Opinion remains divided but, to be fair, the crude oil market is not out of woods.
Fatih Birol, the executive director of the International Energy Agency, is endeavouring to take a positive posture. Politically, he needs to stay positive.
Global oil demand is likely to recover to above pre-pandemic levels, Birol said on July 6. “If oil demand goes back to 100 million barrels per day (bpd), I would not be surprised. And under a strong recovery, I would not be surprised if it went (even) higher than that,” Birol underlined.
In its recent Short-Term Energy Outlook, the U.S. Energy Information Administration (EIA) also raised its forecasts for the U.S. and global benchmark oil prices, and for U.S. crude production for this year and the next. (All prices in U.S. dollars.)
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The EIA lifted its 2020 West Texas Intermediate crude forecast to $37.55 a barrel, up 6.9 per cent from the June forecast. It also expects 2021 prices to average $45.70 in 2021, up 4.1 per cent from the previous forecast. For Brent crude, it raised this year’s forecast by 6.5 per cent to $40.50 and next year’s forecast by 3.8 per cent to $49.70.
Deloitte also says prices will go up next year and the following two years, as demand continues to recover. Deloitte sees Brent crude prices averaging $39 a barrel in 2020, but rising to average $46.50 next year and $64 per barrel in 2023.
Goldman Sachs also expects prices to rise in 2021, although its short-term forecast stays at $35 a barrel.
Amin Nasser, the CEO of the world’s largest oil company, Saudi Aramco, believes the worst in the market is over, emphasizing he’s “very optimistic” for the second half of this year.
But this is just one side of the story. In the overall analysis, the picture doesn’t look so rosy. Question marks cloud projections.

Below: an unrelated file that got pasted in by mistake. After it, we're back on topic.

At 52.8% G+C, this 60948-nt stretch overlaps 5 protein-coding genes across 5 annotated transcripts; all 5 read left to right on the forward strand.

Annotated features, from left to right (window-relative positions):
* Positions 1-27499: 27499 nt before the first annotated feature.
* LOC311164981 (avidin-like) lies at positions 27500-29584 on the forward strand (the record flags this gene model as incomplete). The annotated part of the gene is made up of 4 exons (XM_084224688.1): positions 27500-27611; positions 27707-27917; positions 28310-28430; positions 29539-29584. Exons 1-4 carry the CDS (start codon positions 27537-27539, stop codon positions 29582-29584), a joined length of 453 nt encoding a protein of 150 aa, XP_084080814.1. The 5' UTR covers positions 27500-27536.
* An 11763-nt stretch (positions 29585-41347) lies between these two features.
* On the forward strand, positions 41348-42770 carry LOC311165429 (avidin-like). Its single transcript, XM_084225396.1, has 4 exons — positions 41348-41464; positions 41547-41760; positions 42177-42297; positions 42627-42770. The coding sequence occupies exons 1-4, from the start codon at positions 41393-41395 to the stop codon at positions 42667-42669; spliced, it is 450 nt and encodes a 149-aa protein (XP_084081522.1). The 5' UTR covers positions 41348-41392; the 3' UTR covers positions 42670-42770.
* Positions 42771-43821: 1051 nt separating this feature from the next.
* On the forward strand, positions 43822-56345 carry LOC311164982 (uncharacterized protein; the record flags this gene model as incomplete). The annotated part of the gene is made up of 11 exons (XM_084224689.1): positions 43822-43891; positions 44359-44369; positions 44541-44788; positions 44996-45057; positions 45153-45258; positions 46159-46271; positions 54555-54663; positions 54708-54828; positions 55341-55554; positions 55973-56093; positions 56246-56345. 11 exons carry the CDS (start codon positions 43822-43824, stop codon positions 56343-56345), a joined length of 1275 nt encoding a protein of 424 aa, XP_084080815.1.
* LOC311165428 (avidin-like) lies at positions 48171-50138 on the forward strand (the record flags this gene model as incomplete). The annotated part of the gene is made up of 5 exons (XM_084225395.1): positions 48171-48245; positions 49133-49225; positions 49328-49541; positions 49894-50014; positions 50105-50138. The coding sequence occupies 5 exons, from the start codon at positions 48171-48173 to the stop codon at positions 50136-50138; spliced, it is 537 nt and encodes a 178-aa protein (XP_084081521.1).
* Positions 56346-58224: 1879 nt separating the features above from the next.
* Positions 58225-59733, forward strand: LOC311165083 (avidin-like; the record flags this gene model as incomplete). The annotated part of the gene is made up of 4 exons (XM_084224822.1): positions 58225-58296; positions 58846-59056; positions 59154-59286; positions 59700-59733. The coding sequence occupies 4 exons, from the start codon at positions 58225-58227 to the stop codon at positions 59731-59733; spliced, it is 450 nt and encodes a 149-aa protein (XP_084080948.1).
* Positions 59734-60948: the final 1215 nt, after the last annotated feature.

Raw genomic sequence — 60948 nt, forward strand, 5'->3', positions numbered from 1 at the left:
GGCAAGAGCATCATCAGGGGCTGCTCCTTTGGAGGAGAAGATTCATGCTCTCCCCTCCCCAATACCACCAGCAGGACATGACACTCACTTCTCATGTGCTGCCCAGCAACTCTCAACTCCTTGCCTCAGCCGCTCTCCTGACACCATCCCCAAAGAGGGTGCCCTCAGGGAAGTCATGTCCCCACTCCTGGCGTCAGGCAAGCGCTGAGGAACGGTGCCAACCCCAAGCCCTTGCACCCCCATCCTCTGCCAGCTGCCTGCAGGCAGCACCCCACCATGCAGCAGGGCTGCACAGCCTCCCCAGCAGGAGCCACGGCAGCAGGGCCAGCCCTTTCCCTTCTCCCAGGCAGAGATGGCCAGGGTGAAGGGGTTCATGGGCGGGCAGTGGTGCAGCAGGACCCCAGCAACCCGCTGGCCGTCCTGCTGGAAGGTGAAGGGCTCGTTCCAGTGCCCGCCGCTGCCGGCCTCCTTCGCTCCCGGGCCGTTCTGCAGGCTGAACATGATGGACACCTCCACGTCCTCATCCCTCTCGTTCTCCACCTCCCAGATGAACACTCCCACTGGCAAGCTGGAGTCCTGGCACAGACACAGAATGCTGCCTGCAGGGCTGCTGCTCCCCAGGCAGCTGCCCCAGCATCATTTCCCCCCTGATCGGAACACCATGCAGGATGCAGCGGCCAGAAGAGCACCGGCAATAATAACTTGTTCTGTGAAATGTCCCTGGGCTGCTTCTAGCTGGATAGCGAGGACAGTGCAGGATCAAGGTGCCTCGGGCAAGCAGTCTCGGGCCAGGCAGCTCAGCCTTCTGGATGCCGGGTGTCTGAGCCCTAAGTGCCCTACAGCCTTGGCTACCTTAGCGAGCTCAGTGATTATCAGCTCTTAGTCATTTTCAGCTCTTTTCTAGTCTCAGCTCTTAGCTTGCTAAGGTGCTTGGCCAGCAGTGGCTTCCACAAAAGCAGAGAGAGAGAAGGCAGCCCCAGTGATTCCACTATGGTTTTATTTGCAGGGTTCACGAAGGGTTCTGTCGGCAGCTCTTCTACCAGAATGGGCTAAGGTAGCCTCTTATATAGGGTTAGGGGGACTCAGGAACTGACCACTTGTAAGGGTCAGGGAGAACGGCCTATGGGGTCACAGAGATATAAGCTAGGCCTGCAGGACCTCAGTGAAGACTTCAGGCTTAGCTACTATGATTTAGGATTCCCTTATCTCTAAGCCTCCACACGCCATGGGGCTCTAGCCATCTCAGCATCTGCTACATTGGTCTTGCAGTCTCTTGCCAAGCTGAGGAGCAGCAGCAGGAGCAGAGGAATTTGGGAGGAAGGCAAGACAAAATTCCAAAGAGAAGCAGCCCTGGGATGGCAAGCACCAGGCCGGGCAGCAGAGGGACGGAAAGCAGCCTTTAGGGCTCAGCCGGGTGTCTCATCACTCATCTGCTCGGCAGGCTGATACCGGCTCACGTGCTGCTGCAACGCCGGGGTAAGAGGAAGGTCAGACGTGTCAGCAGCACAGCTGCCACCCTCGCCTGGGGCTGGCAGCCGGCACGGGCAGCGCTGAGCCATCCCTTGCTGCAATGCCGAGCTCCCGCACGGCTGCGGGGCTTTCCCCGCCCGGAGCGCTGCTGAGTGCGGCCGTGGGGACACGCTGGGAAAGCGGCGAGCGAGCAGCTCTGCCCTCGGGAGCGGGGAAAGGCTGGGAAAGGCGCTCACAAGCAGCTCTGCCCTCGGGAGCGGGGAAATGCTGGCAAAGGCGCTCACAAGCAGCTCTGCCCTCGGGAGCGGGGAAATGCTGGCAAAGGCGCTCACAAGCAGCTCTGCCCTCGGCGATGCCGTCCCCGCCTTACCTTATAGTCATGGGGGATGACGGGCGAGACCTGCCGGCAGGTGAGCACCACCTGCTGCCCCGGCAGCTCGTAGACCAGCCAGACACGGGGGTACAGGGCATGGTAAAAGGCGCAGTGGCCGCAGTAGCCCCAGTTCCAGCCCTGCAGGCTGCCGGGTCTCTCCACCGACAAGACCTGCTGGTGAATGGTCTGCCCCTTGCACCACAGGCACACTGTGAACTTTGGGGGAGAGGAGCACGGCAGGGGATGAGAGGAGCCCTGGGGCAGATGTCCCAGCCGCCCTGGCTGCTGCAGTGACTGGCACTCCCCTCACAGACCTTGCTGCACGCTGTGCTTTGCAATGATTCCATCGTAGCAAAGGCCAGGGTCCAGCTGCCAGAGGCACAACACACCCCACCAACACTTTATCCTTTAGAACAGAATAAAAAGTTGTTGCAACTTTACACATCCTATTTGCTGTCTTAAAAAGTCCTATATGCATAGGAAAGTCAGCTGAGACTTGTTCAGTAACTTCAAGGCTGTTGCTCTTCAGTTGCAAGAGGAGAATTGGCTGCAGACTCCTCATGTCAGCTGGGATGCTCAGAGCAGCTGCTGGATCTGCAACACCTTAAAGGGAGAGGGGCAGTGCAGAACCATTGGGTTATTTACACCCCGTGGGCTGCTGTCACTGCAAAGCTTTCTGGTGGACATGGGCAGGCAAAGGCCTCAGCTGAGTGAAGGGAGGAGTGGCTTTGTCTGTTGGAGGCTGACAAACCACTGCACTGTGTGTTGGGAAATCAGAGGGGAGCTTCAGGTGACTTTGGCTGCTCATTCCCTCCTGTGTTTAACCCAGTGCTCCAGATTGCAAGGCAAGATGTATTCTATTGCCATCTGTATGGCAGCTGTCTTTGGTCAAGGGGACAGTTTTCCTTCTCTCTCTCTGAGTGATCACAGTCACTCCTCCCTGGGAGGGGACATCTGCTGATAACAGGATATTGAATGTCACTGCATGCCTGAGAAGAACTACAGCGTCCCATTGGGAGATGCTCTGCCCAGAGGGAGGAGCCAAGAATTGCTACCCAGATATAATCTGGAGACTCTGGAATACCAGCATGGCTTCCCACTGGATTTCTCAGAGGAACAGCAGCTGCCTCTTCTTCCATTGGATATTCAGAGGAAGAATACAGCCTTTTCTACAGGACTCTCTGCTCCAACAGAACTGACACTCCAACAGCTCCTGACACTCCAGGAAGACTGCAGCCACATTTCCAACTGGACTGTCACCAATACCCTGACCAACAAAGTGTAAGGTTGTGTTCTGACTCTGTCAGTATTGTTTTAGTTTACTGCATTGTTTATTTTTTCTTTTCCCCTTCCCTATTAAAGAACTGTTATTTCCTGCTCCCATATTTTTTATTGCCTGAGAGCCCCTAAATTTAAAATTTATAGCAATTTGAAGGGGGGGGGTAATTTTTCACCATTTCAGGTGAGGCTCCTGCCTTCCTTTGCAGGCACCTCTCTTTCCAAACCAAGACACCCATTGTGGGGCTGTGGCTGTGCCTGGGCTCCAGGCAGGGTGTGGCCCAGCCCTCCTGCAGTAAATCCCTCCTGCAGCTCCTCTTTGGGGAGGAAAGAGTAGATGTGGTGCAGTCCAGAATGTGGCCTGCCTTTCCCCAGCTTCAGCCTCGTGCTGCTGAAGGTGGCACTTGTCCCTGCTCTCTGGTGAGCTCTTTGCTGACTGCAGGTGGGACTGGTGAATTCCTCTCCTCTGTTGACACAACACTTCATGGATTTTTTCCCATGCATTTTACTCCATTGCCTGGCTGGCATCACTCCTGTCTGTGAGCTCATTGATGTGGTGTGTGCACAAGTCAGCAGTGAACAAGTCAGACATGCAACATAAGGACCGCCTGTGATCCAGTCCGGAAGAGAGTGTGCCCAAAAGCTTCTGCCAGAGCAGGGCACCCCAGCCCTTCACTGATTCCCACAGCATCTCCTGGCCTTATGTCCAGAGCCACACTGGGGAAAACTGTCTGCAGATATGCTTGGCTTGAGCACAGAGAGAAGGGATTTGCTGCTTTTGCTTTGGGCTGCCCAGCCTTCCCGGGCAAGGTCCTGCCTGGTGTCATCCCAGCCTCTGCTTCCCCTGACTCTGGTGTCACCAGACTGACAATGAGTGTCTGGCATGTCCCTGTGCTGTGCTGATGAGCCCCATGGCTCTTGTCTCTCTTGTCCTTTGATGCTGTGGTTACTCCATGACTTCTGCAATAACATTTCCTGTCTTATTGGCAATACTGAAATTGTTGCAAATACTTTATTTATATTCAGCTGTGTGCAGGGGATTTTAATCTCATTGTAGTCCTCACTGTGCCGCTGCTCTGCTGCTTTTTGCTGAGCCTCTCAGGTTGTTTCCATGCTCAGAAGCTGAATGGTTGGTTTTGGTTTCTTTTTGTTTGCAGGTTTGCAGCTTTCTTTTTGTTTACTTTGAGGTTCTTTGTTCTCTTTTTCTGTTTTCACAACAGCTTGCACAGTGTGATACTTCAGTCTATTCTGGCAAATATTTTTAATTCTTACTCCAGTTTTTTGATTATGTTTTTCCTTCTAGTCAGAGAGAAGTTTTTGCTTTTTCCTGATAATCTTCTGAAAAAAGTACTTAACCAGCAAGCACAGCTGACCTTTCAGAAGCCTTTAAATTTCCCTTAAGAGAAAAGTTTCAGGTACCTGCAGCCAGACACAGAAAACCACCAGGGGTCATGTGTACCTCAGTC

Most European oil giants are slashing their oil price forecasts.
Italy’s Eni lowered its long-term oil price assumptions last week, saying the COVID-19 pandemic would have “an enduring impact.” Eni now forecasts Brent crude prices at $60 a barrel in 2023, compared to its previous assumption of $70 a barrel. For the years 2020 through 2022, Brent prices are projected at $40, $48 and $55 per barrel, respectively, compared to the previous assumptions of $45, $55 and $70 a barrel.
Last month, the British oil major BP warned of post-tax impairments and writeoffs in the range of $13 billion to $17.5 billion. It projects the long-term average price for Brent crude to be $55 per barrel between 2021 and 2050.
Earlier, Shell said it could take as much as $22 billion in post-tax impairment charges for the second quarter. It cut its Brent crude forecast from $60 per barrel to $35 for this year. It also lowered its 2021 and 2022 forecasts to $40 and $50 per barrel, respectively, down from $60 previously.
Citigroup is of the view that demand growth for refined oil products will never return to the pre-pandemic levels, underlining that oil is more likely to be at $45 than $60 a barrel in the long-term.
So despite some optimistic projections, a return to $100 crude oil seems unlikely.
The crude oil market of tomorrow will definitely be different from that of yesterday. The issue is: to what extent will the contours of the crude world shift tomorrow?
The picture remains dismal, if not abject.
Toronto-based Rashid Husain Syed is a respected energy and political analyst. The Middle East is his area of focus. As well as writing for major local and global newspapers, Rashid is also a regular speaker at major international conferences. He has been asked to provide his perspective on global energy issues by both the Department of Energy in Washington and the International Energy Agency in Paris.
The views, opinions and positions expressed by columnists and contributors are the author’s alone. They do not inherently or expressly reflect the views, opinions and/or positions of our publication.
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